Boards, like leadership teams, have their own day job on which they are judged. That’s why the CEO also has a responsibility to make time to sit down with the Chair and discuss the bigger picture, bringing in the other executives and NEDs for their insight and input where necessary. “It is a well-known fact that if you want to know whether a Board is effective or dysfunctional, you look at the relationship between the Chair and CEO. If that’s broken, it’s difficult to know how the Board will ever work well,” says Malcolm McKenzie, Managing Director of Alvarez & Marsal.
 
He continues: “Both have got to be aware and experienced enough to communicate honestly and in a way that’s straightforward. If the dynamics aren’t working well, one or the other should call it out and discuss how improvements can be made. If the relationship can’t be brought back on track, there needs to be a change on one side or the other.” 
 
When that key pairing is right, the rest should follow. Tom Beedham, Director of Board Mentors and NEDs at Criticaleye, comments: “The structure of the meetings play a large part in facilitating good debate. If the board agenda is very rigid and leans too heavily towards compliance-related discussions, it can feel more like a box-ticking exercise than a chance to share concerns about more strategic issues.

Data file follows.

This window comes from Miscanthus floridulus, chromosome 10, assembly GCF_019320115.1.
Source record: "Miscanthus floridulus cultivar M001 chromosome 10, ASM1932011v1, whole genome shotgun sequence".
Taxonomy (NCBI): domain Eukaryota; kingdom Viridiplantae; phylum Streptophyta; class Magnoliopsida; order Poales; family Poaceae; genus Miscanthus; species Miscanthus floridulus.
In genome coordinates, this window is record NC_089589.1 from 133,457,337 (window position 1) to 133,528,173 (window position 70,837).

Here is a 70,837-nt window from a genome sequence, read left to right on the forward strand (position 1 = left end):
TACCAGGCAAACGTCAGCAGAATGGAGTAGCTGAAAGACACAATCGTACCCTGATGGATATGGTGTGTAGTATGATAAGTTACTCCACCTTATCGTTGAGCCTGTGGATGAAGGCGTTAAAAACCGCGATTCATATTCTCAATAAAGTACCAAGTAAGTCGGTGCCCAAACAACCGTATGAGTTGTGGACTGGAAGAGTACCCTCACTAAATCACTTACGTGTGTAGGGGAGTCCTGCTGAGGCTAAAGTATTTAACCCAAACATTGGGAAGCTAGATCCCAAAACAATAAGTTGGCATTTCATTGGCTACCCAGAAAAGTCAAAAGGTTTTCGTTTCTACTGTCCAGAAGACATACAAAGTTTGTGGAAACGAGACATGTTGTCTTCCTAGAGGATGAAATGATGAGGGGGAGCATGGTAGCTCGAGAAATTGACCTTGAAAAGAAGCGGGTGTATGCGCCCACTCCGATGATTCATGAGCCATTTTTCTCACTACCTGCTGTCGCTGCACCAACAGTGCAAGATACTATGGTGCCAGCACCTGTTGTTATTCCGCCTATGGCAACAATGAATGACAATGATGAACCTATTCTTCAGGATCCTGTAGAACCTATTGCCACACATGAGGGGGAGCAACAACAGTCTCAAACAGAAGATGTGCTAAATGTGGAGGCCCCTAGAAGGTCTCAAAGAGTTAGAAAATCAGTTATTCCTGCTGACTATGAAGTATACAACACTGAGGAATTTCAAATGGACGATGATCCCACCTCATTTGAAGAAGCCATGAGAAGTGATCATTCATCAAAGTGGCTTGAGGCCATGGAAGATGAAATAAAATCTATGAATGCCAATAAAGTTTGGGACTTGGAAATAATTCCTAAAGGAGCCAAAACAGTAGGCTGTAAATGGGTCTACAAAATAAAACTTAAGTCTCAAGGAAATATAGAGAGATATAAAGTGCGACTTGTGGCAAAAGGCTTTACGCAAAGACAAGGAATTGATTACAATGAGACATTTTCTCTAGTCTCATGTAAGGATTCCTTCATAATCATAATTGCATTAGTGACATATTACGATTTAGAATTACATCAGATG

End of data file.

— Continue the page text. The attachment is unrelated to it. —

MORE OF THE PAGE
“However, if you are to have authentic debate where gnarly issues are discussed with integrity, then it starts with that relationship between the CEO and Chair. When that relationship becomes too cosy it's vital that NEDs feedback – individually or via the SID – that they're uncomfortable with the quality of discussion in the boardroom. Equally, when the Chair-CEO relationship breaks down, the NEDs must work together to create greater alignment, or consider how best to make a change of personnel so that the interests of all stakeholders are protected.”
 
 
The statistics used are from the following Criticaleye research reports: 

To find out more about our fast-approaching Non-executive Director Retreat, held in association with Brewin Dolphin and featuring speakers including Michael Roney, Non-executive Chair, Next plc, Rita Clifton CBE, Senior Independent Director, Ascential Plc and David Tyler, Non-executive Chair, Hammerson plc, click here